Nedohin proud of bronze medal
Heather Nedohin reacts after scoring during Canada's bronze medal game against South Korea at the World Women's Curling Championships in Lethbridge, Alta., on Sunday, March 25, 2012. (Andy Clark/Reuters)
The glitter of the medal may have been different than what she came here for, but at least Heather Nedohin goes home a winner.
Nedohin beat Korea 9-6 in the bronze medal game at the world women's curling championship, taking the rubber match in the best-of-three series.
Korea had bounced Canada into the bronze medal game in the first place with their Saturday win in the 3-4 game.
"Gold is always golden," said Nedohin. "When you get a bronze and you win and you feel good as a unit, absolutely, a medal at this level is a very proud moment.
"You know what, we're just really proud that we worked together as a unit. It's been a long week, a hard week. We handled adversity and we're really proud to have worn the Maple Leaf here in Lethbridge. We learned a lot."
It has been an emotional roller-coaster for Nedohin, who looked unbeatable as she ran off a four-game win streak out of the gate. Yet, there was a bit of concern as three of those wins came at the expense of opposition skip's miscues.
Then, second Jessica Mair came down with a flu bug during Monday night's game that kept her out of the lineup on Tuesday.
The team lost two of the three games during Mair's absence, but bounced back with a two-win day on Wednesday to climb back into first place.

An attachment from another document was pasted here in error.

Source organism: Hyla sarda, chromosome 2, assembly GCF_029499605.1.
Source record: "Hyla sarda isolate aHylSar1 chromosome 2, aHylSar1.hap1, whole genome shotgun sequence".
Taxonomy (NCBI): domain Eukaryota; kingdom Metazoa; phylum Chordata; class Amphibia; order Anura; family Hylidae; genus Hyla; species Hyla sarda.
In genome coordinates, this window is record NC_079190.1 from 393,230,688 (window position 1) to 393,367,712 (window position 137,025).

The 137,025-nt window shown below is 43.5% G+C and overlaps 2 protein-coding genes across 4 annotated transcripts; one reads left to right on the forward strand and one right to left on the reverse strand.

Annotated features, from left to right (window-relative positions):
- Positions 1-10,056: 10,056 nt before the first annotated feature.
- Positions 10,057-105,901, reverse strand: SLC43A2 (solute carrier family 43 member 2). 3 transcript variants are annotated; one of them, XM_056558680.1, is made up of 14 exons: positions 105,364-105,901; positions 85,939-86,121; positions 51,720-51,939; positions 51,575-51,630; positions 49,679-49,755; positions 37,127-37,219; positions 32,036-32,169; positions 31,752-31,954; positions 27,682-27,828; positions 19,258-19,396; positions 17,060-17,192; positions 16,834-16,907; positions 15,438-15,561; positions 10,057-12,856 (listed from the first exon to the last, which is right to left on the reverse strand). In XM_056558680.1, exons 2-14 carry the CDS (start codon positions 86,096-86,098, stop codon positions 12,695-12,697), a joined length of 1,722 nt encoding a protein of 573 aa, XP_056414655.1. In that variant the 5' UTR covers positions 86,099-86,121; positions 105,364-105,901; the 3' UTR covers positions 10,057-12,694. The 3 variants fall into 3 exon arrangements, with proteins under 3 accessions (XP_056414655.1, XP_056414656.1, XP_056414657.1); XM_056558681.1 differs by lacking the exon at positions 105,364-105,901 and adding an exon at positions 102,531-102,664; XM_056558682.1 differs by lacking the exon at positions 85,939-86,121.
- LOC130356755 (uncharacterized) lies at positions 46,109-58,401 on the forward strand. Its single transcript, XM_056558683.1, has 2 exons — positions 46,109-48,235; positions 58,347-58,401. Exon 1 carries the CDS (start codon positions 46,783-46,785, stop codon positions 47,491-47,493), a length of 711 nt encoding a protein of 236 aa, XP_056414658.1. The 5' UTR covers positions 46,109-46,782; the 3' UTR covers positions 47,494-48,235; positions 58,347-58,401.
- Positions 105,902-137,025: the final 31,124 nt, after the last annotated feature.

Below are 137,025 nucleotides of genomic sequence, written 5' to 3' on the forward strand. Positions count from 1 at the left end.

Yet, they were unable to stand their success. Losses against Italy and Scotland on the last day put them into a tiebreaker.
After getting past the U.S. in that game, their quest for gold came to a grinding halt with their loss to Korea in the 3-4 game.
This is the fourth straight year Canada has been unable to win gold at the worlds.
"I was very disappointed (Saturday)," said Nedohin. "This (bronze) means a lot to me. In '98 (with Cathy King), we went out and played that bronze game because there's nothing better than playing for yourself. There's just us and we played for us. Today, it was a very proud moment for us."
The game itself was short of a classic. Nedohin struggled early on but made the most of her last shots.
It turned in the fifth end when a chip double netted Canada a three and a 6-3 lead. Nedohin made another last-rock double in six that held Korea to one point.
"It was a matter of grinding it out and again it came down to last rock," said Nedohin, graded at 73%. "Again, we made it a tough one. For us, it's all about winning your last game. We played solid to the bitter end.
"That's what counts, isn't it? If you're a skip, you have to make your second one, but it's a W."
Third Beth Iskiw held her breath on the last shot when Kim had a chance to send it into an extra end but crashed, giving Canada a steal.
"When we thought she'd be on the guard, Heather kinda gave me a nudge," said Iskiw. "When it did come to rest, when we could finally celebrate, it was just like a huge relief.
"We came into here and we had high expectations for ourselves. We had a few bumps in the road. With Jess being sick in the middle of the week, we'd never face that before. We really had to battle as a team and it's so satisfying to get a medal at the end of the week.
"Right now, it feels like we just won gold. That was a challenging game and we're really happy. It came down to making a few extra shots that put the pressure on them."